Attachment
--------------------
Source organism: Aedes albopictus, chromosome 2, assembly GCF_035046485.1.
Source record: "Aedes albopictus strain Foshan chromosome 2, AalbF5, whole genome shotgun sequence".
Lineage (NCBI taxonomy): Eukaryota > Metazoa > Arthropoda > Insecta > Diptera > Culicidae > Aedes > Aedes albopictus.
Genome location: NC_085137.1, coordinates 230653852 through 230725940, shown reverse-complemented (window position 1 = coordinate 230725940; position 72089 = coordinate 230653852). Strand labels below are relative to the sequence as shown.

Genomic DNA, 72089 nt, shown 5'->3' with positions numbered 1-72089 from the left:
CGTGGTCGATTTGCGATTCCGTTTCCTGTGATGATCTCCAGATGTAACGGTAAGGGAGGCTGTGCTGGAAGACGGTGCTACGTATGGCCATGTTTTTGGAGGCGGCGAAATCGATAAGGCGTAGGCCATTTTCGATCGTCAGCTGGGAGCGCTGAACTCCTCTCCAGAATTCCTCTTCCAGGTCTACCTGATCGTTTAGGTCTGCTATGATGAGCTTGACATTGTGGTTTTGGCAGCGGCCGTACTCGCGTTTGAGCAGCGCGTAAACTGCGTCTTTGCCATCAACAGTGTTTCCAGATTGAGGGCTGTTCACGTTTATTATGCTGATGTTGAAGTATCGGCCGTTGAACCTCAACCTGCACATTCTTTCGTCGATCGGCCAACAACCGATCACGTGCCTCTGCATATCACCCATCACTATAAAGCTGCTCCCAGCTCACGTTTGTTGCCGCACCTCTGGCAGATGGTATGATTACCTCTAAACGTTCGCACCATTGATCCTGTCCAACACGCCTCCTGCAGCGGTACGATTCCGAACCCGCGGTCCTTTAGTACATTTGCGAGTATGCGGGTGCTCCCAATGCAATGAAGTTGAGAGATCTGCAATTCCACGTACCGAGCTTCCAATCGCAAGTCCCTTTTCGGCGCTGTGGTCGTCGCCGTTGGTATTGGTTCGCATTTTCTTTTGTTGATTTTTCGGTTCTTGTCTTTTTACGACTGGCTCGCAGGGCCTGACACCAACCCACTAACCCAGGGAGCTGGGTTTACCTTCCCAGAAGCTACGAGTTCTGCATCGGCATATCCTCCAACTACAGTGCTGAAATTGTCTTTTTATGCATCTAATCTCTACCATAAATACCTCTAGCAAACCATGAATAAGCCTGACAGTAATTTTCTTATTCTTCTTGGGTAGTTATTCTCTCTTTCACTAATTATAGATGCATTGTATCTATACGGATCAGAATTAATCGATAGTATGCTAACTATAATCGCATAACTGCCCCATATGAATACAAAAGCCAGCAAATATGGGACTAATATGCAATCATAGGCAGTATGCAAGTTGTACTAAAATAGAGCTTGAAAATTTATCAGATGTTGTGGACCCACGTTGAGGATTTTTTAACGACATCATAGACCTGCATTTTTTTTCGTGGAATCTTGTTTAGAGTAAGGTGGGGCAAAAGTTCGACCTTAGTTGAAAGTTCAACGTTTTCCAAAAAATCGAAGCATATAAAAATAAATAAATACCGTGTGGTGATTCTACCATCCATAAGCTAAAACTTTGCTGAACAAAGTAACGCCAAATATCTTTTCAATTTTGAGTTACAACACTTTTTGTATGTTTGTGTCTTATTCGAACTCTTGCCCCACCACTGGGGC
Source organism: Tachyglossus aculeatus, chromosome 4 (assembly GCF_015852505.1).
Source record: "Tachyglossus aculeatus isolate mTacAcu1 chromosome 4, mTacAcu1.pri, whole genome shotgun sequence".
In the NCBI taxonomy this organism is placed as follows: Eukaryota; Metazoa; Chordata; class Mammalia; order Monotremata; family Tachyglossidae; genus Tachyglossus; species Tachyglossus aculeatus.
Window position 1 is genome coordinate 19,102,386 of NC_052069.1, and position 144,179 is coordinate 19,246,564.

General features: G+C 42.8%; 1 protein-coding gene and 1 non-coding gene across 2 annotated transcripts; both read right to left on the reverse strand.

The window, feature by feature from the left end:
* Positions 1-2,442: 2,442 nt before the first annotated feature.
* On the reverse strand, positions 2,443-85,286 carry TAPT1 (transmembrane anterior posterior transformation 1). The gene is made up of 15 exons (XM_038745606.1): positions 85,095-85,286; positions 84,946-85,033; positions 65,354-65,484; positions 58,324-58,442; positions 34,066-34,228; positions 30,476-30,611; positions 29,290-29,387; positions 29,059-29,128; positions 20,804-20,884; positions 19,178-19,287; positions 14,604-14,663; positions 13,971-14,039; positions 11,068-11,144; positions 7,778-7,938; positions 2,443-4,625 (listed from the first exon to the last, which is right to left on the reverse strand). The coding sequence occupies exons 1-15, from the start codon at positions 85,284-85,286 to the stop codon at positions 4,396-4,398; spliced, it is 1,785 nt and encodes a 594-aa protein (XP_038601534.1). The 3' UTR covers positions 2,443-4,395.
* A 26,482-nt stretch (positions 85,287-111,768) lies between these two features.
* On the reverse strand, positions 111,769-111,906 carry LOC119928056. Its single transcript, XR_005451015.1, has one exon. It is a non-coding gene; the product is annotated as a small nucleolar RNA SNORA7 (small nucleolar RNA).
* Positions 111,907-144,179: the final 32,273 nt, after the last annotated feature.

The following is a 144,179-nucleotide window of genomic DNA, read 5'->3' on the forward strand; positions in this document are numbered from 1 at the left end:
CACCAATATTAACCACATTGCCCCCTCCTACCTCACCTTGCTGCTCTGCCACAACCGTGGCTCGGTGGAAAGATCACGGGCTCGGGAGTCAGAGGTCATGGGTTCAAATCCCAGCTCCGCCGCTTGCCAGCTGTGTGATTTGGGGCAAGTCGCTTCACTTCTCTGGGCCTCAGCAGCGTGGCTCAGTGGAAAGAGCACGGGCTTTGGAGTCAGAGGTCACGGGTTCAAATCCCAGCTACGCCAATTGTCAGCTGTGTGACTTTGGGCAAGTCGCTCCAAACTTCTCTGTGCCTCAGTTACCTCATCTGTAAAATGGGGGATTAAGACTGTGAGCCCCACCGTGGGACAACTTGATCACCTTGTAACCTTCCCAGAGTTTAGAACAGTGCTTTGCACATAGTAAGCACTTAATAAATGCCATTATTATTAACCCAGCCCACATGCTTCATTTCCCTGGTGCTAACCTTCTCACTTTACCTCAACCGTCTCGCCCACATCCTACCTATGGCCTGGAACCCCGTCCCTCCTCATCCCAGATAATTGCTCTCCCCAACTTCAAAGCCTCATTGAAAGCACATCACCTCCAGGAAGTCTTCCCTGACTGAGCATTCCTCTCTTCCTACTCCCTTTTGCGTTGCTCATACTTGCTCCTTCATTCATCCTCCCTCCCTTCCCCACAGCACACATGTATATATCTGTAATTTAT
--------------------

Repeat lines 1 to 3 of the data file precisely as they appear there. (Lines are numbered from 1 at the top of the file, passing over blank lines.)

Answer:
Source organism: Aedes albopictus, chromosome 2, assembly GCF_035046485.1.
Source record: "Aedes albopictus strain Foshan chromosome 2, AalbF5, whole genome shotgun sequence".
Lineage (NCBI taxonomy): Eukaryota > Metazoa > Arthropoda > Insecta > Diptera > Culicidae > Aedes > Aedes albopictus.